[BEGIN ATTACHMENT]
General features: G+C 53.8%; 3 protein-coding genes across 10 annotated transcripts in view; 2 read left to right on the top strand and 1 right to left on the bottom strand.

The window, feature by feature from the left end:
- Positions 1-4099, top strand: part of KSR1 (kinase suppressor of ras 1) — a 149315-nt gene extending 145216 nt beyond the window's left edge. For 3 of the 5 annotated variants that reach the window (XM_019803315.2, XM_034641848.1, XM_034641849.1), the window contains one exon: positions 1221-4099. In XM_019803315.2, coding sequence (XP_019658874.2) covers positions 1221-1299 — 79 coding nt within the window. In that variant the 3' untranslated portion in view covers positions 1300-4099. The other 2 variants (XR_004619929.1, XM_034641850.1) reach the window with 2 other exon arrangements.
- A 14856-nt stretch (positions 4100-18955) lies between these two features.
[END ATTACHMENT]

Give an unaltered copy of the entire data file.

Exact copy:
General features: G+C 53.8%; 3 protein-coding genes across 10 annotated transcripts in view; 2 read left to right on the top strand and 1 right to left on the bottom strand.

The window, feature by feature from the left end:
- Positions 1-4099, top strand: part of KSR1 (kinase suppressor of ras 1) — a 149315-nt gene extending 145216 nt beyond the window's left edge. For 3 of the 5 annotated variants that reach the window (XM_019803315.2, XM_034641848.1, XM_034641849.1), the window contains one exon: positions 1221-4099. In XM_019803315.2, coding sequence (XP_019658874.2) covers positions 1221-1299 — 79 coding nt within the window. In that variant the 3' untranslated portion in view covers positions 1300-4099. The other 2 variants (XR_004619929.1, XM_034641850.1) reach the window with 2 other exon arrangements.
- A 14856-nt stretch (positions 4100-18955) lies between these two features.